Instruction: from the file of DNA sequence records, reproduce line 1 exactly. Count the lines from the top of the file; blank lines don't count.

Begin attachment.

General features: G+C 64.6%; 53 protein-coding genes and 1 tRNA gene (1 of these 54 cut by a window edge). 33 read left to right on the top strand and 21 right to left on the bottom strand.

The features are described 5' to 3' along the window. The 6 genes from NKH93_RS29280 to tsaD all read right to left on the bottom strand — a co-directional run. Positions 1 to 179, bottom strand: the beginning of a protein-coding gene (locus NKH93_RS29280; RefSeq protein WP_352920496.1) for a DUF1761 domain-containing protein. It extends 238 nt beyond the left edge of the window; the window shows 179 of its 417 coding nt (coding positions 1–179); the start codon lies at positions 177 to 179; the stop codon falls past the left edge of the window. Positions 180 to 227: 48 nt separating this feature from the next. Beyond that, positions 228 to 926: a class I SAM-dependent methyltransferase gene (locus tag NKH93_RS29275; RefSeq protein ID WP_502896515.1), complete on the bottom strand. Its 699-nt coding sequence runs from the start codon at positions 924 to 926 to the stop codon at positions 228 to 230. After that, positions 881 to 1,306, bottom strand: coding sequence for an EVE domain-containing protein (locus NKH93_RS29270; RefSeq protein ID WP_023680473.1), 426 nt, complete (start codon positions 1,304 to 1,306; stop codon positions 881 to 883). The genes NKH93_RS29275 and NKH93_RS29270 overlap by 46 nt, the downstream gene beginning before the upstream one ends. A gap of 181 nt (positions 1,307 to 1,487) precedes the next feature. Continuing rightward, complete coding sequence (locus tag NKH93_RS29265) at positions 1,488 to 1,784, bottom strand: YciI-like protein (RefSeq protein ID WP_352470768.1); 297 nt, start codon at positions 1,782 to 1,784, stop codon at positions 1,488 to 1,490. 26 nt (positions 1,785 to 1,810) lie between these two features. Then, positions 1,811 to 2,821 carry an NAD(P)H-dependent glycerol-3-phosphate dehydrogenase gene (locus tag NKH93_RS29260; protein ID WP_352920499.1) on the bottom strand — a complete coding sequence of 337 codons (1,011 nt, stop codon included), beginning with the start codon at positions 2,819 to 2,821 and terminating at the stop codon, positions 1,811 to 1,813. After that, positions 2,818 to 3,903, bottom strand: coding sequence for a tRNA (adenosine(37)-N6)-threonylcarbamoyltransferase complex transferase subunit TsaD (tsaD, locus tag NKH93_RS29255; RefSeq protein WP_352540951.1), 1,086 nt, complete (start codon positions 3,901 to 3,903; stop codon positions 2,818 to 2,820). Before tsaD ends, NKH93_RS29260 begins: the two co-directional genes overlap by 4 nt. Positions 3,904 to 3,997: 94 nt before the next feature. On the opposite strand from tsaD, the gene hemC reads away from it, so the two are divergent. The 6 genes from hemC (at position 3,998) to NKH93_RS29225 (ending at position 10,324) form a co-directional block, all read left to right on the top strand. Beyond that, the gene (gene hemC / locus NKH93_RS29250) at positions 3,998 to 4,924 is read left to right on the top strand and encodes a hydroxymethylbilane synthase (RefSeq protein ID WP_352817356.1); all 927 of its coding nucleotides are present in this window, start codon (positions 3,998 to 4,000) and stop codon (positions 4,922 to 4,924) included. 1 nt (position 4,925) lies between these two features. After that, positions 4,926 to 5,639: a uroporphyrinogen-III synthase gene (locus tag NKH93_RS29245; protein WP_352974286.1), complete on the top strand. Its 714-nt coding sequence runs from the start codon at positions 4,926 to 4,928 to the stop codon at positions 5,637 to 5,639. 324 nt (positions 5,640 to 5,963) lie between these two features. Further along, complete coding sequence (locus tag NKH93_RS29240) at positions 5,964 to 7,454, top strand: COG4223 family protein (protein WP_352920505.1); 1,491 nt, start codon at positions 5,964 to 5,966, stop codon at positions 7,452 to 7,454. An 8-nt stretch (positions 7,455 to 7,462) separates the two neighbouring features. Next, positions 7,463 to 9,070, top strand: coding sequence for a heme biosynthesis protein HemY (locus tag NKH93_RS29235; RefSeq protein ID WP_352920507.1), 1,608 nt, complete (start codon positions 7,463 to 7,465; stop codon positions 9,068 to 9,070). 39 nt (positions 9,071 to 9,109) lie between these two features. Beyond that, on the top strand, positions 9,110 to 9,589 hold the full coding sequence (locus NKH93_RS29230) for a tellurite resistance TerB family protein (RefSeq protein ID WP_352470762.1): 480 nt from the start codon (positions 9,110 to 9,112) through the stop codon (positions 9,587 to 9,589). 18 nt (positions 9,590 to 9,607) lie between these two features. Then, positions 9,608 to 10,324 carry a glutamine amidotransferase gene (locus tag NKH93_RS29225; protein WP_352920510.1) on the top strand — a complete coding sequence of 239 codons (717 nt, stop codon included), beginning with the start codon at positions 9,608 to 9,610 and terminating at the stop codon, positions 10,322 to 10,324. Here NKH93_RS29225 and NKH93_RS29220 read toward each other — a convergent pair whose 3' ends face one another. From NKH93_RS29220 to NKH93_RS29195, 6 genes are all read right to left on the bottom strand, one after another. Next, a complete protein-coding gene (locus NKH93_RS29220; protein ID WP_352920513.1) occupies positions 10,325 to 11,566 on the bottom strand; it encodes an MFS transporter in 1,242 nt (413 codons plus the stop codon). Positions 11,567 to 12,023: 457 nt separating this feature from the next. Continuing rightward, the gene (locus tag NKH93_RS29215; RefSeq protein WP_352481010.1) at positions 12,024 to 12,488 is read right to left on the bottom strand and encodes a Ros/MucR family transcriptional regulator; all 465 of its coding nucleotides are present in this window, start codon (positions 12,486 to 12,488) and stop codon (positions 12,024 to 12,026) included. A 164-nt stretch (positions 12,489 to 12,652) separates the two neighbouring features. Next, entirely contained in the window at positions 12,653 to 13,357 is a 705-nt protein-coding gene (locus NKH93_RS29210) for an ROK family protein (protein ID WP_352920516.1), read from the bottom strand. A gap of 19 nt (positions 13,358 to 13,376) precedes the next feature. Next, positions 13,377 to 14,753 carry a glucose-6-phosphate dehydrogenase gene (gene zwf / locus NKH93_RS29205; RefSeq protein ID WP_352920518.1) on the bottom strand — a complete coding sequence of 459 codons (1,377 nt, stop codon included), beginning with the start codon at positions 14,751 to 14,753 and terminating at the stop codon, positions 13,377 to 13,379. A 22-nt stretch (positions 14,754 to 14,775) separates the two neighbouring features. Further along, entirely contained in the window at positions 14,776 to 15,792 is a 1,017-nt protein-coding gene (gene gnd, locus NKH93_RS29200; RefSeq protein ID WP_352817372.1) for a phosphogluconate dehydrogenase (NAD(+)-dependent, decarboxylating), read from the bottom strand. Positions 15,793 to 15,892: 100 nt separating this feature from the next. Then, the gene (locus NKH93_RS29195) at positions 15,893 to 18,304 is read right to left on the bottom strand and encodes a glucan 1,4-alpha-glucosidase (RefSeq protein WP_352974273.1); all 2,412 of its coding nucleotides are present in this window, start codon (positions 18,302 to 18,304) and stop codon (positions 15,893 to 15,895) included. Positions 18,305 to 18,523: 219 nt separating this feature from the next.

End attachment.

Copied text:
General features: G+C 64.6%; 53 protein-coding genes and 1 tRNA gene (1 of these 54 cut by a window edge). 33 read left to right on the top strand and 21 right to left on the bottom strand.